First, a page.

Holy shipwreck! Things are getting nautical, archaeological.

The Danton: The 150 meter long Danton carried about 1,000 men, 296 of whom went down with the ship when it was torpedoed by a German submarine.
The Danton: The 150 meter long Danton carried about 1,000 men, 296 of whom went down with the ship when it was torpedoed by a German submarine.Courtesy Joao Carvalho
The BBC has really outdone itself today, as far as maritime archaeology goes—it’s running a story on how cool Elizabeth I’s naval guns were, and one on the recent discovery of a French WWI battleship, found 3000 meters under the surface of the Mediterranean.

The first story is based on the finds from another shipwreck, a small fighting ship from the late 1500s. Archaeologists and historians were surprised to discover that the cannons on the ship were all the same size and used the same size ammunition. Older ships had plenty of cannon, but they were often mismatched and not necessarily designed for fighting at sea. It appears that Elizabeth began to standardize England’s naval artillery earlier than people had though. This sort of efficiency allowed for England’s eventual naval supremacy of Europe, and contributed to worldwide political changes that still affect us today blah blah blah. Whatever—we’re still interested in those cannons.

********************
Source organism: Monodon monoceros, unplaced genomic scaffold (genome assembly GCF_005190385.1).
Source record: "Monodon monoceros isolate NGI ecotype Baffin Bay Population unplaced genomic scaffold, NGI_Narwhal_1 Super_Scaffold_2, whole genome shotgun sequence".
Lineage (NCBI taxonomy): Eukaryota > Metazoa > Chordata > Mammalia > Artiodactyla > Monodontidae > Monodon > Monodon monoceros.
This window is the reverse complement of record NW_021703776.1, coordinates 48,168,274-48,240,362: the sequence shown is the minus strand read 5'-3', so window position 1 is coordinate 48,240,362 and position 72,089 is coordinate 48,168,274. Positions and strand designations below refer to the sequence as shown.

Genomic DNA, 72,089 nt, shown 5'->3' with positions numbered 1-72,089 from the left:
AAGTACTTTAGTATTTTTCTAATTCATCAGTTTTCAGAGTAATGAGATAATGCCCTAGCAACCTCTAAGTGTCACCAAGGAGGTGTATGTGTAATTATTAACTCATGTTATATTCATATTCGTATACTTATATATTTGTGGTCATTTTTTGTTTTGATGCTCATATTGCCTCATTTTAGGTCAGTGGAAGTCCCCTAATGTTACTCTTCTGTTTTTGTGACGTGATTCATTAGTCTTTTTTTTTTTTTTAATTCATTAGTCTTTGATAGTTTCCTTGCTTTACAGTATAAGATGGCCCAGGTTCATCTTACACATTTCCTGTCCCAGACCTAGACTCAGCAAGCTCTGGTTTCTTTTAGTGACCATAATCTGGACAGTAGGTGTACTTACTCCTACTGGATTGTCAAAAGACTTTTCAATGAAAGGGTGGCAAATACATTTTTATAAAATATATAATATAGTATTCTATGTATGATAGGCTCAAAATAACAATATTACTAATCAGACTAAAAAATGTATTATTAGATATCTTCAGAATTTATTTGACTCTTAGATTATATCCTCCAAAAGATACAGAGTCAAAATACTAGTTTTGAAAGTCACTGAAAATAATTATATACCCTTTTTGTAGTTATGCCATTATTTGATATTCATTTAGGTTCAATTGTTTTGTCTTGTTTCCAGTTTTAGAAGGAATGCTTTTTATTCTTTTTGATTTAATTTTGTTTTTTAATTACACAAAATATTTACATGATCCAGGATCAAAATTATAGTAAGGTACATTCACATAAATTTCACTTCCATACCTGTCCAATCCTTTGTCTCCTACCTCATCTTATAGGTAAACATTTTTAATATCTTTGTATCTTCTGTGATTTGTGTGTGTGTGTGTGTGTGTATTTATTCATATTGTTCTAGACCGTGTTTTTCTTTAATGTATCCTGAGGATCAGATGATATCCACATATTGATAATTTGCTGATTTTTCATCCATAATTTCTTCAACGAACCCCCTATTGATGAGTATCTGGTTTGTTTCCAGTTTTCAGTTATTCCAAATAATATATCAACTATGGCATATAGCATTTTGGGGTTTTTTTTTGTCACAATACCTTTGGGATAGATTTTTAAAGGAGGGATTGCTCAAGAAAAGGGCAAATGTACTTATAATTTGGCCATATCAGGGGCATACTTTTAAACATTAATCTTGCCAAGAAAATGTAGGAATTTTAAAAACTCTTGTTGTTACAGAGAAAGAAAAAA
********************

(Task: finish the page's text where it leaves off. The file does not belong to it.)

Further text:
The archaeologists actually had a replica of the recovered cannon built, so they could test its effectiveness. It turned out that it was very effective at making a loud noise and throwing a ball of iron very far, very hard. These smallish cannons would have been able to lob a cannon ball about half a mile, and could penetrate the oak hulls of other battleships at 100 yards.

Is it just me, or does almost all experimental archaeology involve weapons? (I’m not complaining.)

The other article is interesting because it demonstrates how some of the coolest shipwrecks are found: accidentally. This one was found by a company doing underwater surveys on the proposed route for an underwater gas pipeline. A large section of the pipe’s path goes through an exceptionally deep part of the Mediterranean Sean, a plain of seabed about 2,850 meters below the surface, and the company was surveying it with their Autonomous Underwater Vehicle—sort of a little remote control submarine.

The AUV spotted the French battleship the Danton, resting right side-up among a field of its own debris. Apparently the path the ship had plowed through the sea floor as it hit the bottom is still visible.

The Danton was sunk by a German submarine in 1917, but was supposed to have gone down several nautical miles away from where it was actually found.

Pretty cool stuff.

If you’re interested in shipwrecks and maritime archaeology, be sure to check out the Titanic exhibit coming to the museum this summer. We’ll be displaying, among other things, Leonardo DiCaprio’s undying love.

If you’re interested in the watery part of this stuff, and not the shipwrecks so much, maybe the Water exhibit that’s running right now is the place to start.

Later, mateys.

Your Comments, Thoughts, Questions, Ideas

austin's picture
austin says:

wen was this bilt was it in 1989 or 1820.

posted on Sun, 01/24/2010 - 2:34pm

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